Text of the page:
There are many different species of Anemones but for beautiful colour opt for Japanese Anemones. The flowers can vary from the purest of white to very deep pinks, and their tall, elegant stems give off a real sense of sophistication to any border. Another wonderful feature of anemones is that they close their petals at night and open them again in the morning. This is said to reflect the anticipation of something and the passing of time. Anemones will bloom from late summer to early autumn which means they’re great for stunning autumnal arrangements.
Heather Garden Girls
Heather Garden Girls are a hardy, very colourful, and low-growing evergreen shrub. They come in a variety of colours; shades of red, pink, and white, and are a fantastic way to make your garden more colourful. You might have seen these growing on heathlands and moorlands particularly in late summer/early autumn. Because their flower buds don’t fully open, they are more resistant to worsening weather conditions, and so provide a long-lasting display of colour. Heather garden girls enjoy a sunny position and a well-drained soil. This is an easy one to grow if you need a low-maintenance colour injection. Since they’ll only grow to a maximum height of around 30cm they are quite suited to pot or container planting too.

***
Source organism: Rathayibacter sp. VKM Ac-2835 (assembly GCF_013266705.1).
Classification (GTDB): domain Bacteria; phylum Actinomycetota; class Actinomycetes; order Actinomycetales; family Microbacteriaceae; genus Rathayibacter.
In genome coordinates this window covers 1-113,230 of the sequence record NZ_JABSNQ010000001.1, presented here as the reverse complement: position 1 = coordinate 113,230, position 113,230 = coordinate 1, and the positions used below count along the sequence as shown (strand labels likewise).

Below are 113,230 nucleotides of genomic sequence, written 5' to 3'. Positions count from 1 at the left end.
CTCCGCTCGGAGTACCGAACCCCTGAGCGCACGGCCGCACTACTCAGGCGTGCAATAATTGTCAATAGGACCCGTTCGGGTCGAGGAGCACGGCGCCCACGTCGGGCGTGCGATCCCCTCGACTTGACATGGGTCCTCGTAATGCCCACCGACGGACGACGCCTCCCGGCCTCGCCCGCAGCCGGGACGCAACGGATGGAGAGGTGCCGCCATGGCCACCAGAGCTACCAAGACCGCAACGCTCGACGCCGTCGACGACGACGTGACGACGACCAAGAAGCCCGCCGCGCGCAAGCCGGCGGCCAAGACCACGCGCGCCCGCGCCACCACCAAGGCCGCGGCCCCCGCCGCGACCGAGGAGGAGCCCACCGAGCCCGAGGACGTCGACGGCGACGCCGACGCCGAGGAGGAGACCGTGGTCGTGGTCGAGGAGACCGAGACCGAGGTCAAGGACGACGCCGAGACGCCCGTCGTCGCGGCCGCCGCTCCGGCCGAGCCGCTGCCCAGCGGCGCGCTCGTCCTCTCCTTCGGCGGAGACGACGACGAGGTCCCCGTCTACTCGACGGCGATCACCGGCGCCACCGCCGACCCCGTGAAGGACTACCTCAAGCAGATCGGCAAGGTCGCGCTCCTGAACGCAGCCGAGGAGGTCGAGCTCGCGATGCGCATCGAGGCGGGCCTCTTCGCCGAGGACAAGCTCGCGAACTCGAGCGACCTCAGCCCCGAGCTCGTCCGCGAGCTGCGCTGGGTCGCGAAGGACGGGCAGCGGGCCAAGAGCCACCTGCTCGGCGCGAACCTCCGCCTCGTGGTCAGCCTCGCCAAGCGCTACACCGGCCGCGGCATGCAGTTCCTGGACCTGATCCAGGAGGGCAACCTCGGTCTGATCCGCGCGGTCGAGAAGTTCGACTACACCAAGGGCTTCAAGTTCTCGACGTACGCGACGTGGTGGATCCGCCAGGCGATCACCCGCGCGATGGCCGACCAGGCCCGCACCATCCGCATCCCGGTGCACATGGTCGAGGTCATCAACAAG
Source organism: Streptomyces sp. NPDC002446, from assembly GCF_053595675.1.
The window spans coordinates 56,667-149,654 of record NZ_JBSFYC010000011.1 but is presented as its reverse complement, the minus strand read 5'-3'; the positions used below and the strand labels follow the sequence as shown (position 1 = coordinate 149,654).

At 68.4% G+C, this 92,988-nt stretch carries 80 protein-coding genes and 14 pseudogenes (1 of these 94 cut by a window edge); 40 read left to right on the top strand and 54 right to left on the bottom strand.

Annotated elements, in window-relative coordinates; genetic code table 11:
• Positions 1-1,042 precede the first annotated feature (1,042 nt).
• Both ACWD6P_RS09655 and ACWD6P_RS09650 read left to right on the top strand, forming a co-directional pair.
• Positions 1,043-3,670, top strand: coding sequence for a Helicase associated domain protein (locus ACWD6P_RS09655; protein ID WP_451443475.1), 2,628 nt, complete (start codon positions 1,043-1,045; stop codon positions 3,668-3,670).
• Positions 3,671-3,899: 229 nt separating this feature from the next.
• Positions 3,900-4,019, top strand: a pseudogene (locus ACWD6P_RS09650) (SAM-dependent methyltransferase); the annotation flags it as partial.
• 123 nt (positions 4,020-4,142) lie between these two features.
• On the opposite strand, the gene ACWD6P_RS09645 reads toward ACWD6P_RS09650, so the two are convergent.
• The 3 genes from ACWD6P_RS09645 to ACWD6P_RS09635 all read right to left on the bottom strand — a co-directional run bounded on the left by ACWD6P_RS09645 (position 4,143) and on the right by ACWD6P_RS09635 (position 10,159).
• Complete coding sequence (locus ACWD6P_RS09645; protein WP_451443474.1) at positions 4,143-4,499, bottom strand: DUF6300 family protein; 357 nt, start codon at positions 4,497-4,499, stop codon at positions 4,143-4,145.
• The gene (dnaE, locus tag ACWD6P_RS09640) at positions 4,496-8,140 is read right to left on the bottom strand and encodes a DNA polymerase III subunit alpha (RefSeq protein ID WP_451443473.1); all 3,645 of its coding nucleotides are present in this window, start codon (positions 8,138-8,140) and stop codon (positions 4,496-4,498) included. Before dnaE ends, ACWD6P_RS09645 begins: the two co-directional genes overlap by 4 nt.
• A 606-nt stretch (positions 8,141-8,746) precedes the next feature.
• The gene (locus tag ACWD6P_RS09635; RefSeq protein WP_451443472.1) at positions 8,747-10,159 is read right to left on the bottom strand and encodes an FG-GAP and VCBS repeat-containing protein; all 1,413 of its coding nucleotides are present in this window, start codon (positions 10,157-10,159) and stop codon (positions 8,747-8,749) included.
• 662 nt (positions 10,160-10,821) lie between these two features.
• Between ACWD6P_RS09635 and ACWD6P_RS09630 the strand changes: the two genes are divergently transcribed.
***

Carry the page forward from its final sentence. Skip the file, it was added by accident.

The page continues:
If you like bold pink colours, Nerine are for you. They can make for quite the statement flower and would be a lovely sight on a bright autumnal morning. Nerines are relatively long-lasting and save the best of their display generally until September, sometimes later, which makes them a great choice of autumn flower. Nerines require a well-draining soil, but it should not be nutrient rich as the flower does better in poorer soils; in fact, if the soil is nutrient rich it will encourage leaves to grow rather than their lovely bright flowers. They will need a very sunny patch, ideally full sun, or very slightly shaded. They won’t flower well at all in shaded areas. Nerines are hardy too and should last into the first frosts of winter. They’re a suitable flower for pots too.
The Crab Apple is a great option because it’s a compact tree that produces lots of colourful fruits among the foliage, and even little yellow, red or orange crab apples for months that just look wonderful on the branches. The fruits can even be harvested to eat but they’re very tart. They can be cooked or better still used in james and jellies. Or they can be left for the local wildlife. Because it’s compact it makes it a good option where space is limited.
Cotoneasters are great as ground cover shrubs and even small trees giving lots of autumnal interest with its beautiful displays of red berries against dark green foliage. If you like wildlife this is a great option because it will attract lots of pollinators late in summer and the birds love to eat the berries that are produced well into the autumn.